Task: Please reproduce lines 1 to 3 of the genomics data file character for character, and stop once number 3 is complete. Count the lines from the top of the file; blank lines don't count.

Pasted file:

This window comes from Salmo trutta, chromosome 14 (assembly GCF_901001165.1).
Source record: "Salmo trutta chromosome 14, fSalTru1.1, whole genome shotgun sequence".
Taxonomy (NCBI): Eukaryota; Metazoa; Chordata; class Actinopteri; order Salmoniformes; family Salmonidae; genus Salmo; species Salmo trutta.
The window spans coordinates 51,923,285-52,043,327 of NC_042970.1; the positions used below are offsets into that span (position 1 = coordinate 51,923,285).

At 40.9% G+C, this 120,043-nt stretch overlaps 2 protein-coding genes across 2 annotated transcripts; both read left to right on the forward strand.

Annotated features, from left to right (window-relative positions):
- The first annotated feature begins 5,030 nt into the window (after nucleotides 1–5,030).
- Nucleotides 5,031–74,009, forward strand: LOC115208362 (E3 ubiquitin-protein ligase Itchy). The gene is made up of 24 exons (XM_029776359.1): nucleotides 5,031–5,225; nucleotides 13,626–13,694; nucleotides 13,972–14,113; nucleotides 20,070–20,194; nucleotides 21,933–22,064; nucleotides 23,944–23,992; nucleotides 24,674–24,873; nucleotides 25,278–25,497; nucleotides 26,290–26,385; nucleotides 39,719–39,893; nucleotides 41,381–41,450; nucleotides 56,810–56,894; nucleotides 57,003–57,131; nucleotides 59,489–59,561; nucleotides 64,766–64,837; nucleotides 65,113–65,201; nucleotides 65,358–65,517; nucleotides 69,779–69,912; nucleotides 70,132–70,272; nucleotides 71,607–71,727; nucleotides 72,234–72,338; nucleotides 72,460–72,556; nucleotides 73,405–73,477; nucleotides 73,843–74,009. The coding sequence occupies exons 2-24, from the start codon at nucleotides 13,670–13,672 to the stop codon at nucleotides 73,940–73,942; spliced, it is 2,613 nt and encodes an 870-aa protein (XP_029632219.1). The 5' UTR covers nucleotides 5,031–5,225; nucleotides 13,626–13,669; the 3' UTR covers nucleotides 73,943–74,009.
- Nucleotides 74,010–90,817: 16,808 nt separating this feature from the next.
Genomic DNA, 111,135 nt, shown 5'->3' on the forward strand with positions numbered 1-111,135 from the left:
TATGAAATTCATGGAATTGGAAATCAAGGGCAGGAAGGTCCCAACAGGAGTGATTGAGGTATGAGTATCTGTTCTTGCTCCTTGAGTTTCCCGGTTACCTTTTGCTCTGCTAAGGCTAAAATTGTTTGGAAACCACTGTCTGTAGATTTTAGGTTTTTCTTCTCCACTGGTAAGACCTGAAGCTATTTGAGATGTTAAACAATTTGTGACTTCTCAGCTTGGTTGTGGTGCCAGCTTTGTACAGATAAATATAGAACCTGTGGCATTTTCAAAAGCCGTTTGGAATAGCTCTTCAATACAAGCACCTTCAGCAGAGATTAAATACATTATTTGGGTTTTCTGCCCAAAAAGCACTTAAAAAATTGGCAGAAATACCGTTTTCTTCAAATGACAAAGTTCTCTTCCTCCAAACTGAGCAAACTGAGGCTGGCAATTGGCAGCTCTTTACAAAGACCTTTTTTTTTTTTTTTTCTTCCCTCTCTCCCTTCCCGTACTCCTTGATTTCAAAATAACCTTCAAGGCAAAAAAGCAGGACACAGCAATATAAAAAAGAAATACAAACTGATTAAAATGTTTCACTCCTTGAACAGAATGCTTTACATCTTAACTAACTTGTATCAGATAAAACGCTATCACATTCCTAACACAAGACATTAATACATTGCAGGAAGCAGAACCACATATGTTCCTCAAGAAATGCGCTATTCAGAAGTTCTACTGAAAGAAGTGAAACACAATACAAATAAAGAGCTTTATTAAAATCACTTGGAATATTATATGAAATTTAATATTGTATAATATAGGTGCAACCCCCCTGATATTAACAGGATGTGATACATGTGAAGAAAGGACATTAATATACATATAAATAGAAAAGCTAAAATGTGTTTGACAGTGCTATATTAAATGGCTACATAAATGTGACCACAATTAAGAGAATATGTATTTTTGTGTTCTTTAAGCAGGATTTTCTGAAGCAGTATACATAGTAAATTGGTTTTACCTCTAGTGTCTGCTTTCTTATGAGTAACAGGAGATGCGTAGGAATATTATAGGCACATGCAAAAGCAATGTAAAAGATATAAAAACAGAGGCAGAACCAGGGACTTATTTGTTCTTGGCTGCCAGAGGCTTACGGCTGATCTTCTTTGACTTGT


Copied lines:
This window comes from Salmo trutta, chromosome 14 (assembly GCF_901001165.1).
Source record: "Salmo trutta chromosome 14, fSalTru1.1, whole genome shotgun sequence".
Taxonomy (NCBI): Eukaryota; Metazoa; Chordata; class Actinopteri; order Salmoniformes; family Salmonidae; genus Salmo; species Salmo trutta.